DETROIT – The ignition switch defects that engulfed General Motors are now a rapidly growing problem at Chrysler.
Chrysler said Tuesday it is recalling up to 792,300 older Jeep SUVs worldwide, including almost 30,000 in Canada, because the ignition switches could fall out of the “run” position, shutting off the engine and disabling air bags as well as power-assisted steering and braking. That’s the same problem that has forced GM to recall more than 15 million cars over the last six months.
Chrysler’s recall covers 2005-2007 Grand Cherokees and 2006-2007 Commanders. The company said it is not sure exactly how many will be recalled, but said it will notify customers by mid-September.
Chrysler said an outside force such as a driver’s knee can knock switches out of the “run” position. Engineers are working on a fix.
The Auburn Hills, Michigan-based automaker, now part of Fiat Chrysler Automobiles NV, said it knows of no related injuries and only one accident. But it said owners should keep clearance between their knees and keys until repairs are made.
The precise number of affected vehicles will be determined by the investigation. Approximately 792,300 are implicated – 649,900 in the U.S.; 28,800 in Canada; 12,800 in Mexico and 100,800 outside of the NAFTA region. The Commander is no longer in production and the Grand Cherokee has since been completely redesigned; newer models are not subject to the recall.
Chrysler has now recalled more than 1.7 million vehicles for ignition-switch problems. In June, the company added 696,000 minivans and SUVs to a 2011 recall to fix faulty ignition switches. Those recalls covered Dodge Journey SUVs and Chrysler Town & Country, Dodge Caravan and Volkswagen Routan minivans — which Chrysler made for the German automaker — from the 2007 to 2010 model years.
Tuesday’s recall is the outgrowth of two investigations opened by U.S. safety regulators last month as part of a broader probe into ignition-switch and air-bag problems across the auto industry. The agency wouldn’t say Tuesday whether its investigation could lead to recalls at other automakers.
The National Highway Traffic Safety Administration said in June that it was investigating Jeep Commanders and Grand Cherokees after getting 32 complaints that a driver’s knee can hit the key fob or key chain, causing the ignition switch to move out of position.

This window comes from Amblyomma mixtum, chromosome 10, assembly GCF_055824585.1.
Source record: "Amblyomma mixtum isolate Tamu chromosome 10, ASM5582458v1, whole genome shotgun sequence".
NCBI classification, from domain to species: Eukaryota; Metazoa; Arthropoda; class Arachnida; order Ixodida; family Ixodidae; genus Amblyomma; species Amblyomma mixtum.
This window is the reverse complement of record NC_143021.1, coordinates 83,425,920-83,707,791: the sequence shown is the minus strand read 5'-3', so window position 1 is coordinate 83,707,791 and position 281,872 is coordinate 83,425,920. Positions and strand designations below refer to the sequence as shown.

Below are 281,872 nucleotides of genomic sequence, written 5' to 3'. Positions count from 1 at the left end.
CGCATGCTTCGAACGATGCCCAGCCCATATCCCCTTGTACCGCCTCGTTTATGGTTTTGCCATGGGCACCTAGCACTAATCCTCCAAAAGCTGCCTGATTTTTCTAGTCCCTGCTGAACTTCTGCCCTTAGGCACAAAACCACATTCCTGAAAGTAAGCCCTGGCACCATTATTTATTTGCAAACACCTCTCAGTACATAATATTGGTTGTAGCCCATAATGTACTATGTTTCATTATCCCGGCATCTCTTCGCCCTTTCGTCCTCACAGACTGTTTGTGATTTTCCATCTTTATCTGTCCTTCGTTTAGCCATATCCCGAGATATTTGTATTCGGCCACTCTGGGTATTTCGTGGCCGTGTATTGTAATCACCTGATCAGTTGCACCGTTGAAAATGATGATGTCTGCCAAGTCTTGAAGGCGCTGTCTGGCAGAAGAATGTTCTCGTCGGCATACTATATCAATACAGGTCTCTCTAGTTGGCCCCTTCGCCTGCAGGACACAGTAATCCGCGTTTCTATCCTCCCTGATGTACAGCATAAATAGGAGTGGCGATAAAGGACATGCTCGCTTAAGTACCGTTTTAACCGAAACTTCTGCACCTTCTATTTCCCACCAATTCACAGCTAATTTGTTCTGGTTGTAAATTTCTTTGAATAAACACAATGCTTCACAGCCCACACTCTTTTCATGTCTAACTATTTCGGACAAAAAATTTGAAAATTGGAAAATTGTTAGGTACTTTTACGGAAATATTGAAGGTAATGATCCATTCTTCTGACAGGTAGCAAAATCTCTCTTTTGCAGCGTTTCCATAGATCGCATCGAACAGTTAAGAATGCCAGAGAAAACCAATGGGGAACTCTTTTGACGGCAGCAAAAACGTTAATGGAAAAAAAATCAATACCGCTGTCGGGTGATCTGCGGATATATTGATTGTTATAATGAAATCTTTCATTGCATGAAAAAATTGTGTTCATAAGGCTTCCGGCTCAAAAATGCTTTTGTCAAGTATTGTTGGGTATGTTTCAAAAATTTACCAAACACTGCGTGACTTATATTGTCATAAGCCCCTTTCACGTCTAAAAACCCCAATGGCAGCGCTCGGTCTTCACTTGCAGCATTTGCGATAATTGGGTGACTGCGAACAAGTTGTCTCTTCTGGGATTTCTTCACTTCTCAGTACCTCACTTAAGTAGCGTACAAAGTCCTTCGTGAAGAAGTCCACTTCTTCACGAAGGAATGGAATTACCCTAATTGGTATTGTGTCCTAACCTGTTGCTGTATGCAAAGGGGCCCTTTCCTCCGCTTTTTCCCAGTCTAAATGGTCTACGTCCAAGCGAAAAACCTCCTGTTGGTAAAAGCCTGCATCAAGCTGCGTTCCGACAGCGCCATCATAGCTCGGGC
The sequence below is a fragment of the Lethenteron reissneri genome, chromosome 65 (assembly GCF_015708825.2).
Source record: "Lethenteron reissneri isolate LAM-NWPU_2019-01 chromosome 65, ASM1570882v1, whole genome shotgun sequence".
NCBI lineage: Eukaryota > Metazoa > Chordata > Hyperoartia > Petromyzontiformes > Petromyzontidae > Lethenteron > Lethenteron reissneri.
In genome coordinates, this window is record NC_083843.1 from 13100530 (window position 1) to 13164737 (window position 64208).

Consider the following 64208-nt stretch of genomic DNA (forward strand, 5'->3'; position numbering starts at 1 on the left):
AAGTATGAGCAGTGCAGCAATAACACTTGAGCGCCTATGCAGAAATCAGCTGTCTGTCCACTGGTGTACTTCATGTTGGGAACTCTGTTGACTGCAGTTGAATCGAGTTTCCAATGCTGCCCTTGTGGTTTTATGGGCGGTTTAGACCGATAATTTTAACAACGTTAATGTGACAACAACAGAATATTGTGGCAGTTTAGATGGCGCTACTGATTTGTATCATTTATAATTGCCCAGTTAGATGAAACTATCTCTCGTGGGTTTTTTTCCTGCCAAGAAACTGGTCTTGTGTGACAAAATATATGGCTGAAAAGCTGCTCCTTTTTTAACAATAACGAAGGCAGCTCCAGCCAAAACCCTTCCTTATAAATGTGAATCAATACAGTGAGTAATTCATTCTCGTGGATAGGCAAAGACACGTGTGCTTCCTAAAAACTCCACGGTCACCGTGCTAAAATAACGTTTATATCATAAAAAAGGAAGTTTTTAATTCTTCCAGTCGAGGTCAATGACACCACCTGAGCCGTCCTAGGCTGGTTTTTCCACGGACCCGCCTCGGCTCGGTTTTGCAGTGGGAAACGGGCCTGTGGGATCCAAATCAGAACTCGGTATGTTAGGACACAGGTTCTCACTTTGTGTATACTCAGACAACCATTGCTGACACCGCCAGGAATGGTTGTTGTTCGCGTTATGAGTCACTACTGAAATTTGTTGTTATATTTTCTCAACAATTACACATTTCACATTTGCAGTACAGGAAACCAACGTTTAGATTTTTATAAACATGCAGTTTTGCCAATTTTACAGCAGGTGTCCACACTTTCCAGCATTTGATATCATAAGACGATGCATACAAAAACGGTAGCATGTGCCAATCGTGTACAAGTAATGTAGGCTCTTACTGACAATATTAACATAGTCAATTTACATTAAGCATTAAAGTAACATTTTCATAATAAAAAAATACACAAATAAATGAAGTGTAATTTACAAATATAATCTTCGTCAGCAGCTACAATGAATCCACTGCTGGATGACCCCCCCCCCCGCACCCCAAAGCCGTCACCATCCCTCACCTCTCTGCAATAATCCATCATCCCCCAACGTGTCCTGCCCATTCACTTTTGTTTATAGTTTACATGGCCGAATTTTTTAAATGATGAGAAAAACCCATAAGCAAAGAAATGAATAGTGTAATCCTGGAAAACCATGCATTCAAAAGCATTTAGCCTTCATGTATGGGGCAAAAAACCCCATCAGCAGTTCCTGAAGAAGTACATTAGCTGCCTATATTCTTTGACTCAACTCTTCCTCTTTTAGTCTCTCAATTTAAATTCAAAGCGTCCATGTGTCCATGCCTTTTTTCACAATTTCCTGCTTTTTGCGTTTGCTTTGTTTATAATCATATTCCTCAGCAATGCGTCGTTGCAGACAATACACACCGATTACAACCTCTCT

The federal investigation is still open. The agency said Tuesday that it is requesting additional information from Chrysler to ensure that its repairs will be effective.
The investigations and recalls come after GM bungled an ignition-switch recall of older small cars. GM acknowledged that it knew of the ignition problem for more than a decade but failed to recall the cars until earlier this year, when it recalled 2.6 million small cars such as the Chevrolet Cobalt. Subsequent safety reviews caused GM to recall millions more vehicles for faulty switches.
“The GM Cobalt recall brought to light new information that NHTSA will use in the future to evaluate stalling issues,” NHTSA said in a recent statement. “While there is no specific standard regarding ignition-switch torque and no standard regarding the amount of weight from key chains and keys that an ignition switch must be able to handle, NHTSA will continue to conduct research to determine additional improvements that can be made to the nation’s fleet.”
Meanwhile Chrysler announced a separate recall Tuesday of an estimated 21,000 vehicles to inspect and, if necessary, replace the shocks or struts or both on certain 2014 Ram 1500 pickups, 2015 Jeep Cherokee SUVs and 2015 Chrysler 200 sedans assembled within a 16-day period ended June 6.
Some of the vehicles may have been assembled with shocks and struts that do not meet the company’s quality standards and “accordingly, the components may break free from their mounts, which could potentially lead to reduced shock damping and possible loss of vehicle control.”
An estimated 14,300 of the vehicles are in the U.S., 5,300 are in Canada, 160 are in the Mexico and 2,000 are outside the NAFTA region.
— With files from The Canadian Press